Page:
to desire the replica

posted on: September 19th, 2009

November, 2002 Diary excerpt

“After an assortment of buses, cabs, planes and airport floors, I am finally in Lima. I sit relaxing on a terrace that is indoors, but has no roof. I am surrounded by vines and flowers, chattering birds, painted cement floors and impossibly tall wooden doors. After a walk around the corner in the center of this city, my belly is full of mysterious things from a menu that I could not understand. Lima is both beautiful & terrible. The ceaseless honking of horns, the near impenetrable smog & grime and the poverty that is everywhere. The buildings and the distant hills, and the faces of those around me however, are stunning. Walking around, it seems that some of the buildings are standing on sheer willpower alone. Crumbling brick & stone strung with drying laundry like bright splashes of colour amid the decay.”

Flipping through my travel journal it has become apparent to me that this post will have multiple parts- no matter how much I edit my 3 months in South America. This means that you have a graceful exit should you tire of my endless going on…….. I like to supply people with an easy out. Whether Mr.C’s request for stories from my trip was serious or not appears to have no relevance to me. Any excuse to reminisce about travel……..

22 hour bus through the Andes to Cuzco. 4 stops of 5 minutes, 1 stop of 20 minutes and no bathroom on the bus. When picking up new passengers in the middle of the night in the sleepy villages of the Andean highlands I often had to run out of the bus to pee, squatting right in the headlights to ensure the driver didn’t leave. He wasn’t pleased. Old converted school bus- no shocks & a couple broken windows. Long cold ride through the dark, sheer cliffs on one side, rock face on the other. Terrifying to pass another speeding bus on the narrow track through the mountains. When daylight finally broke with astonishing speed, there were cactus trees as wide as a man is tall, sparse grasslands and with the altitude, it appeared as though you could reach out and grab the clouds.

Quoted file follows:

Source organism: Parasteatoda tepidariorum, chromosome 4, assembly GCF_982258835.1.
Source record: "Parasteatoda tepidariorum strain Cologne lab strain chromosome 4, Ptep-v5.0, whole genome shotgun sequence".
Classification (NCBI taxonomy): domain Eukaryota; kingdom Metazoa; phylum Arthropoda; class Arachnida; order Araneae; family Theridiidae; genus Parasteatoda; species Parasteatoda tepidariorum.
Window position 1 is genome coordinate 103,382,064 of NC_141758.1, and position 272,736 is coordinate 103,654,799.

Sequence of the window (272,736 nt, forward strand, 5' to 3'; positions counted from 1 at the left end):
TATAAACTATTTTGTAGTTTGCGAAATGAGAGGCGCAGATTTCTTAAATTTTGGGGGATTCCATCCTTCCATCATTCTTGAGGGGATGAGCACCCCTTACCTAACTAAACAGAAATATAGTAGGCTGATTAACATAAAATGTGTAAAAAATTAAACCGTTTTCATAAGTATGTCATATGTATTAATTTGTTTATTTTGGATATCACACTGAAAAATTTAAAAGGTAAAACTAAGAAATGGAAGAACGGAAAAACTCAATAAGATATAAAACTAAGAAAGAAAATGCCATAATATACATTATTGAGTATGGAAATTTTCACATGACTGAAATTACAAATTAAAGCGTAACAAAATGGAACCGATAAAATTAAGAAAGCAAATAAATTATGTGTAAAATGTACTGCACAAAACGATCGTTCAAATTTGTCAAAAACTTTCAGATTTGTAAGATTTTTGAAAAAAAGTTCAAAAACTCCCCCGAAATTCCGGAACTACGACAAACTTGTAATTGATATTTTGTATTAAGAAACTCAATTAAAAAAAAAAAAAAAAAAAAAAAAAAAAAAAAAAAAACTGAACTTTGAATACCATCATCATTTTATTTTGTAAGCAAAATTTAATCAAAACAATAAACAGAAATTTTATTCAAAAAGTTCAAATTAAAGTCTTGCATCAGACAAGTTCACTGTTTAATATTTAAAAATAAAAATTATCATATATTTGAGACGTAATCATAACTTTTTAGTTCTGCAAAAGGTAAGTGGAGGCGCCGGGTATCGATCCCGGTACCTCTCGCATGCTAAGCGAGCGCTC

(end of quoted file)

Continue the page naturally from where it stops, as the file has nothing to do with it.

Hidden in the lush mountains of the rain forest lays the great Inca city of Cuzco. Am taking a week to acclimatize to the altitude until moving forward through the jungle to Macchu Piccu. Traditionally dressed villagers, wonderful markets in the narrow streets and fresh made empanadas stuffed with rich meat from the street stalls. A short day trip to Pisac, a mecca of Inca ruins and a market that stretches further than you could possibly navigate in one day. Coffee in the sun beneath a mossy green mountain peppered with the crumbling remains of Inca farming terraces. I am seeing almost no other tourists thus far which suits me- traveling in the rainy season has it’s advantages.

Manchu Picchu is utterly indescribable. Anything that I say will not begin to do it justice. The stone work is breathtaking and baffling. The intermittent drizzle makes the surrounding mountains seem unreal- it’s like walking through someone’s dream. I get dizzy when I touch the stones, painstakingly shaped so long ago. I spent the first day lost amid it all. Rather than board the bus that heads down the crazy winding 1000meters from the site, I hiked the path, comprised entirely of stairs. Sore knees, but saw flowers and vegetation that I couldn’t even begin to name. Camped the first night at the base of the mountain along the Urubanba River. A white face among the sherpas that haul gear for tour groups making the Macchu Picchu hike. Dinner in the dark with lightning bugs throwing flashes of light from across the river. Day two at Macchu Picchu included a terrifying hike along the mountain side to an Inca drawbridge. Only saw 3 other people and I can understand why- the path in some spots was no wider than 2 feet with a sheer drop forever on the other side. I spent a great deal of time hugging the rock face to the left of me for fear of never being heard from again.